Woodworker’s Supply has developed a sophisticated tool to solve a simple and common problem: achieving precise countersink and counterbore holes without damaging surrounding surfaces. The CleanStop system is designed with lots of features to meet these challenges.

The problems 

Probably the most common and simplest way to handle countersinking and counterboring in the woodshop is with a drill press and a depth stop either on the bit or on the drill press. Depth stops on drill presses are notoriously imprecise and often tricky to set. Bolting a common metal stop collar to the bit is more precise, but it runs the risk of marring the surface around the hole with burning or scoring. That’s especially true if you try to freehand the holes with a stop-collared bit in a portable drill instead of a drill press.

Another issue with common countersink bits is a lack of adjustability. While you usually can adjust the stop collar for depth, often you can’t easily adjust the pilot drill for its depth.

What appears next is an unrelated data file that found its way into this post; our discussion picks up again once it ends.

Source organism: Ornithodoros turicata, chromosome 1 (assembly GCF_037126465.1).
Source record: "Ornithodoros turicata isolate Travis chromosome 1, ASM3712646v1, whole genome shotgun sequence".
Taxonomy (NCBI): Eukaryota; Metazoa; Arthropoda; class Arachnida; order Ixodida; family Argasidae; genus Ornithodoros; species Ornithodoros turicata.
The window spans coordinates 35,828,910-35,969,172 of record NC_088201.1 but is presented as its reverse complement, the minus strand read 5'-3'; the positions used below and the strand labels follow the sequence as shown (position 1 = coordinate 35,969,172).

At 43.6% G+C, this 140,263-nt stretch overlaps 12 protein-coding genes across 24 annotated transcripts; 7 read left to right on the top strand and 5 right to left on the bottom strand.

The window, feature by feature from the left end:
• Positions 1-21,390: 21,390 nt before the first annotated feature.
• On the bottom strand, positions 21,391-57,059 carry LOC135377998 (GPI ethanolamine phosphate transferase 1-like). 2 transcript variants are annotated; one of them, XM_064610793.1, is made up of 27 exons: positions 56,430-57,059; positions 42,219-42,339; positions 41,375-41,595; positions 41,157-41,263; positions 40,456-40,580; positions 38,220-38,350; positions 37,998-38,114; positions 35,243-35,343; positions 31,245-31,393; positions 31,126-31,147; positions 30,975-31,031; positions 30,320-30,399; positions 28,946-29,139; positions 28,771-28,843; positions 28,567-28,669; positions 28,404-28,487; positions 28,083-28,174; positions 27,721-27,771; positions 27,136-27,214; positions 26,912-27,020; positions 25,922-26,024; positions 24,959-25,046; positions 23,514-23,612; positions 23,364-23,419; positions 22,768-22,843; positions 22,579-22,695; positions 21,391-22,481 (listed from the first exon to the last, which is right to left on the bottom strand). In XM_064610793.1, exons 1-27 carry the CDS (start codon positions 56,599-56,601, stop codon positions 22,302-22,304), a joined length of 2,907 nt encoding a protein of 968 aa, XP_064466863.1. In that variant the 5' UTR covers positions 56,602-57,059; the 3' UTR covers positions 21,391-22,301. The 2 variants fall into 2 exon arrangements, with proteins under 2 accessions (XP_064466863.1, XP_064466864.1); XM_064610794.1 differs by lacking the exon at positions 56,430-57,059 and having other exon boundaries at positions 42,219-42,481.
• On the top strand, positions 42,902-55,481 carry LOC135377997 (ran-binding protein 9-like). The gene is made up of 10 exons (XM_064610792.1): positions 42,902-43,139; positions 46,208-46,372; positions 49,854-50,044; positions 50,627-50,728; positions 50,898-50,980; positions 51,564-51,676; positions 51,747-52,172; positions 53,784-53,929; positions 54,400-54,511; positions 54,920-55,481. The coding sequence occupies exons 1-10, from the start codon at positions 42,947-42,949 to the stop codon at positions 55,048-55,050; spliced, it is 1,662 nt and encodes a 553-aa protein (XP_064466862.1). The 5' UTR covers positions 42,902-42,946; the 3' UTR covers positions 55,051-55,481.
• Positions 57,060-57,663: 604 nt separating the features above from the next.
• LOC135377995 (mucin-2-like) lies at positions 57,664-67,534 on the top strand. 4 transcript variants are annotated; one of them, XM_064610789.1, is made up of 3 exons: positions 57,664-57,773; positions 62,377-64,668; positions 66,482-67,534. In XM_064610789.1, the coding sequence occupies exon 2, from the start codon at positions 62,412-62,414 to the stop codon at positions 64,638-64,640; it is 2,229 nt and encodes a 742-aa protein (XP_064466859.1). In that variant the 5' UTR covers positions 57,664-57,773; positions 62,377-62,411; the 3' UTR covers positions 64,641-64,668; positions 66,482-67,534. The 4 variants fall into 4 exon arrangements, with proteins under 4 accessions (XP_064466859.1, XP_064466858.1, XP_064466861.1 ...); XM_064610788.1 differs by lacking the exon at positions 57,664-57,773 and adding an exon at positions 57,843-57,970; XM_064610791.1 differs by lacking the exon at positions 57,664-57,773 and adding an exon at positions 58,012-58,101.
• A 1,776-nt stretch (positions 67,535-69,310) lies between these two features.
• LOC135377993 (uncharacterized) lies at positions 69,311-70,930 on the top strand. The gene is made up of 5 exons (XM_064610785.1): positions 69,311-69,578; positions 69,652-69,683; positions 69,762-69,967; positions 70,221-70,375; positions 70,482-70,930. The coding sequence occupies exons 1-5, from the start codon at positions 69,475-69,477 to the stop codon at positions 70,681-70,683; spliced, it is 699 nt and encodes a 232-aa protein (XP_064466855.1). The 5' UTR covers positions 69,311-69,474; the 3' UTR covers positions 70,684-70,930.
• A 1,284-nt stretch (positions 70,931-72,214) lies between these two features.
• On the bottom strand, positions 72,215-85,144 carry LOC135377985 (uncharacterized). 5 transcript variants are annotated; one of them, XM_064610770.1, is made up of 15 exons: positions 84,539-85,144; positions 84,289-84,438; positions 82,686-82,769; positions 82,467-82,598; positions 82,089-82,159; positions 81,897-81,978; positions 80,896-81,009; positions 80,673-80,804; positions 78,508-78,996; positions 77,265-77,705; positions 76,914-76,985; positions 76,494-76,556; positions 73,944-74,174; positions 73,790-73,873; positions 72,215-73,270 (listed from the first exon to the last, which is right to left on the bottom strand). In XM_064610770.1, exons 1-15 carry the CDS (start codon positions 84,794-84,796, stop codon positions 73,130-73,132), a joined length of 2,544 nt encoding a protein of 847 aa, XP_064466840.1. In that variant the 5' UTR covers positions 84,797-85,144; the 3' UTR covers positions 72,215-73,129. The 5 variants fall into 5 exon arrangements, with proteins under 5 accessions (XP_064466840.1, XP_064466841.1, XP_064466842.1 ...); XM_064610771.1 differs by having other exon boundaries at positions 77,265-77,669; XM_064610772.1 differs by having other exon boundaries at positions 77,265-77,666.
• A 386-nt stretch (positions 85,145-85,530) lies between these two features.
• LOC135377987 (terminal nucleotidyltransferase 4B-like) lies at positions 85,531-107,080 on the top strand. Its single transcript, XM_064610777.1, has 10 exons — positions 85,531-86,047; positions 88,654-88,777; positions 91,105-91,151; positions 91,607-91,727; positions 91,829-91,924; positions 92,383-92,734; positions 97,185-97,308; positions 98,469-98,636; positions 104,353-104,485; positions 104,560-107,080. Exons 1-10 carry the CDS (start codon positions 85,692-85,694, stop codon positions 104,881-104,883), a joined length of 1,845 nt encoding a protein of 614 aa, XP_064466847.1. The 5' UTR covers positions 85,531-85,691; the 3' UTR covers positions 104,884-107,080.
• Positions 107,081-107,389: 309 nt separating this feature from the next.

The CleanStop solution 

Developed by the Platte River Engineering division of Woodworker’s Supply, the CleanStop system uses heat treated stainless steel countersink bodies with deep flutes for chip ejection. Twin set screws allow secure mounting and precise adjustment of the pilot drill depth. A standard ¼-inch hex shank allows easy mounting in portable tool chucks as well as more security in drill press chucks.

The stop collar features a two-part construction with a stainless steel body that has chip clearance channels and a polymer cap that has a clutch action to eliminate marring and burning. A single set screw makes it easy to adjust the stop collar position.

Taking it for a spin 

In use, the Cleanstop bits work well. Chips are evacuated up the shaft through the stop collar rather than having the chips ground into the workpiece by the stop collar. You can confidently drill in one pass what previously might have taken several, and the result are precise, clean counterbores and countersinks.

You can buy the bits individually or as a set of four (#6, #8, #10, #12) in an elegant burlwood case. For details go to www.woodworker.com.

Have something to say? Share your thoughts with us in the comments below.